The Pono Way Of Doing Business

Linda Dela Cruz
Wednesday - October 15, 2008
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Maile and dad Merl Ferreira model Pono Wear T-shirts

The family entrepreneurial spirit carries on in the brother-and-sister team of Kalono and Maile Ferreira with their Pono Wear clothing line.

Pono Wear takes the history and stories of Hawaii the siblings grew up listening to and creates a design about it. The first item in their clothing line is T-shirts that reflect the spirit of being pono (doing the right thing).

The Queen Liliuokalani is the most popular T-shirt. The black tee showcases the queen’s letter of abdication on the front with Liliuokalani’s photo and a picture of Iolani Palace.

“She showed such a true spirit of pono,” says Maile Ferreira. “To give up her land, not because she believed that what they were doing was right or that she didn’t want to fight - she didn’t want her people hurt. It was a self-sacrifice: ‘Imprison me, do whatever you want, don’t hurt my people.‘Regardless of whether it was right or wrong, we don’t want to get into the political stuff. It raises the awareness. Its black color reflects the time of sadness and of sorrow.”

There are several designs available, and another popular T-shirt design is the crest, which features the American flag, the Hawaiian flag, a maile lei, a crown to represent Hawaiian royalty, a splintered paddle to represent Kamehameha, and a kalo leaf, which Ferreira says represents the foundation of the Hawaiian people.

Pono Wear also sells decals, and their creations are available at Na Mea Hawaii at Ward Warehouse. The company also showcases its merchandise at various shows around the Islands such as the MMA expo in June, the Prince Lot Hula Festival and the regatta scene. Their next show is from 9 a.m. to 4 p.m. Oct. 24 at the Season’s Best Craft Fair at Blaisdell Center Exhibition Hall.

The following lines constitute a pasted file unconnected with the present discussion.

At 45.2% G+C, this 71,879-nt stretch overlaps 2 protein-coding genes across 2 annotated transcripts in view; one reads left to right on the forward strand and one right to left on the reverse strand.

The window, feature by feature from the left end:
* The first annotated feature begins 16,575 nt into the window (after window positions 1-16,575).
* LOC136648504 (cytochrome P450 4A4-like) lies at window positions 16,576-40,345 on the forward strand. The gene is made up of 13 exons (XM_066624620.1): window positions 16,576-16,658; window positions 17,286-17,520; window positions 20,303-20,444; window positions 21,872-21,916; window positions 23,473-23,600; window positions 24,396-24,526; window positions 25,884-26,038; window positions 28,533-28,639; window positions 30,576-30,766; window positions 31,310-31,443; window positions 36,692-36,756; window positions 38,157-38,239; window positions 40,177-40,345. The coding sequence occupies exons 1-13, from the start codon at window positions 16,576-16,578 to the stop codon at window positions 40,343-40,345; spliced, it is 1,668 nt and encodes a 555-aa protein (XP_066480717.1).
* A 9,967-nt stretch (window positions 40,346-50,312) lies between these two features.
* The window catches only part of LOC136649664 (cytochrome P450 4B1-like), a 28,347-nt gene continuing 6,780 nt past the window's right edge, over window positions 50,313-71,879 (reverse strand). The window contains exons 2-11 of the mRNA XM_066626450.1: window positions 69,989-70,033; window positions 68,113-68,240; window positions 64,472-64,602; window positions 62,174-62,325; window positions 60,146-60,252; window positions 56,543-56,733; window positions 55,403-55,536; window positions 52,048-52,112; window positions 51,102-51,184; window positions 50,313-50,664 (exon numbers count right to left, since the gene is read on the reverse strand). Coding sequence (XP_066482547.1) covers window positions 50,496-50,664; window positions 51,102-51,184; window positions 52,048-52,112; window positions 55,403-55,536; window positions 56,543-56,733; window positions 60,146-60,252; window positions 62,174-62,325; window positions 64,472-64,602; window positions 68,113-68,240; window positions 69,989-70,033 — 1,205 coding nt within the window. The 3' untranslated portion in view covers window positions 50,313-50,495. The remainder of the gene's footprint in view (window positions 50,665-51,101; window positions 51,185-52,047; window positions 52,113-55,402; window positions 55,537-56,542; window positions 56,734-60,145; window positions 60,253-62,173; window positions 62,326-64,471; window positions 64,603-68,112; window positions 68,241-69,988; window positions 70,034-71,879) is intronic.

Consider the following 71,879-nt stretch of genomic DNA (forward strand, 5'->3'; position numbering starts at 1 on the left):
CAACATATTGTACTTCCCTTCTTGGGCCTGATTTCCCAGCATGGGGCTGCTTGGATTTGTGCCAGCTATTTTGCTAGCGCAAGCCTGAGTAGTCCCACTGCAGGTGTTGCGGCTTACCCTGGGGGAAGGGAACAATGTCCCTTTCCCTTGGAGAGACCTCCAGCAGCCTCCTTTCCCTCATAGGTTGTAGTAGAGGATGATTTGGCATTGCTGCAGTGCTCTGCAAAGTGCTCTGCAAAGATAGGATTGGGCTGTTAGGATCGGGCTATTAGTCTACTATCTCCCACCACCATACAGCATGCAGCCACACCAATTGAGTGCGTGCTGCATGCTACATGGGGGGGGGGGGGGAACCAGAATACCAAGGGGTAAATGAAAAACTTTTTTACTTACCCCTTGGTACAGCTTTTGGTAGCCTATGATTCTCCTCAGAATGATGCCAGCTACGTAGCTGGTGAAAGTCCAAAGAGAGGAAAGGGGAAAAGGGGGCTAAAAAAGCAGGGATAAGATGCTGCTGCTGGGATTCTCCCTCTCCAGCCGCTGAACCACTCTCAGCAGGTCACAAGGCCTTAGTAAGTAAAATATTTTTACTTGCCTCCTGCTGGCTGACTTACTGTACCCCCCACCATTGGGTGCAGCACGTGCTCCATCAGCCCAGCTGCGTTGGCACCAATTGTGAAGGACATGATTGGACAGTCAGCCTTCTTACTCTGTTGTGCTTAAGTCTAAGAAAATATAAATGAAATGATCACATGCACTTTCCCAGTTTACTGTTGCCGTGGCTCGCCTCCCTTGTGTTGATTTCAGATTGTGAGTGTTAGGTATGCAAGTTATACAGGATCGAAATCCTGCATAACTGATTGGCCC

Dreams for the company’s future include a swimwear line, keiki clothes, backpacks, slippers and starting a scholarship fund for children.

The siblings grew up in their family air conditioning business, TSM Enterprises, started by their grandfather Merlyn, father Merl and their uncle BJ. Their mom, Carrylnn, also is in the family business. One of the most important lessons Ferreira learned from her family business is not to take work home.

“You have to separate work and family time or it’ll take over your life,” she says. “You’ll burn out. The work will still be there tomorrow. Take time to relax with your family.”

The Ferreiras both graduated from Kailua High School, although Kalono had some schooling at Kamehameha, and Maile also attended St. Francis High School. He comes up with the design ideas; she takes care of the details in event coordination and business administration. His background, besides working in the family business, includes working in sales and marketing. Hers includes accounting, oncology outreach and web design.

The siblings thank their friends and family for the support in the business, especially during these economically challenging times. “You can’t dwell on it,” says Maile. “The question is what are you going to do to make it better? It’s about us as a whole. If we do our little bit to help, we will be fine.”

For more information, call 848-0951 or log onto

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